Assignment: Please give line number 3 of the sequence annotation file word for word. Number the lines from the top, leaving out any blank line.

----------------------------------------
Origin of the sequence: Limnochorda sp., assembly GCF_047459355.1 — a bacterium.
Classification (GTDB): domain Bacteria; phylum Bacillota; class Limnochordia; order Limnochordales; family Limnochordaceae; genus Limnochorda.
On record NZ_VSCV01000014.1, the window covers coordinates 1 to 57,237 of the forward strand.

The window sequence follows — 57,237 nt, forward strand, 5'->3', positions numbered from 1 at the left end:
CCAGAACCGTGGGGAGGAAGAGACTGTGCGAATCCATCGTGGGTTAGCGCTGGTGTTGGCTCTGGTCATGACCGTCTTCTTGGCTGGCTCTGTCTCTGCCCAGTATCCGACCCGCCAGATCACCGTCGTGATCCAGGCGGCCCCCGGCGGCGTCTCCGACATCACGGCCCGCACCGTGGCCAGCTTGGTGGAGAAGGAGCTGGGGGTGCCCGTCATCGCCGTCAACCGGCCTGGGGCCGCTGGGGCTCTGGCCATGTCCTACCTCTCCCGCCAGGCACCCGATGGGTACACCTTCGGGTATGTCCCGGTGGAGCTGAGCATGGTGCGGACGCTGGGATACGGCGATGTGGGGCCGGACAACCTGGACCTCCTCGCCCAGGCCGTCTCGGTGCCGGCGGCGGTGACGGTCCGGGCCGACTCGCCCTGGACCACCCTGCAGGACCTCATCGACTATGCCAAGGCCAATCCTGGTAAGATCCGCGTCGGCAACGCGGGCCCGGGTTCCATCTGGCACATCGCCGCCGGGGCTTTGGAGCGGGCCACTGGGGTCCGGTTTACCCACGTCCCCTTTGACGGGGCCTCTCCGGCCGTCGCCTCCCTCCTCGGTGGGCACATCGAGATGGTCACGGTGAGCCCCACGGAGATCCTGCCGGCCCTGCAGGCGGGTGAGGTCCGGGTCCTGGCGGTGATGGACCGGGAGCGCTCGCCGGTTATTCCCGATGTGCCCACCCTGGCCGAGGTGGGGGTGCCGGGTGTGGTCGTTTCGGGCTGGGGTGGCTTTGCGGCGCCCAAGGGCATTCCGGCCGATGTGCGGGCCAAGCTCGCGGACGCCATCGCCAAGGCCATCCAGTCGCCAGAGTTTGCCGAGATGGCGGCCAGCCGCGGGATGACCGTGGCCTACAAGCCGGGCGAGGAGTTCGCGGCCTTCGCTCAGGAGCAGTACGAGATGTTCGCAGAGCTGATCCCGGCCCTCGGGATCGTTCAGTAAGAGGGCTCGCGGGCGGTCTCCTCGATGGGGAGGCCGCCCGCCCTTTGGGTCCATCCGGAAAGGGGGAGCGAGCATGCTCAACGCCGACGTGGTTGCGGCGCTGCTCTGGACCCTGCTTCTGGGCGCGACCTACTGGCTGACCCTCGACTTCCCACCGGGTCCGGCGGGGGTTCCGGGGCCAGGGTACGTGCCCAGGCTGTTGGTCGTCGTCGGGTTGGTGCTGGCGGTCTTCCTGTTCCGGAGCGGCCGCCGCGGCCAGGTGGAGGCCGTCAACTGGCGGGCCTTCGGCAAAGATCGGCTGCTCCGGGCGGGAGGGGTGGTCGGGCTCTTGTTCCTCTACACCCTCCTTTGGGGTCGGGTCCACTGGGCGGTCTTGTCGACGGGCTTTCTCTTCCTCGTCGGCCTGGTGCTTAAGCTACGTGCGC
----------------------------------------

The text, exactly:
On record NZ_VSCV01000014.1, the window covers coordinates 1 to 57,237 of the forward strand.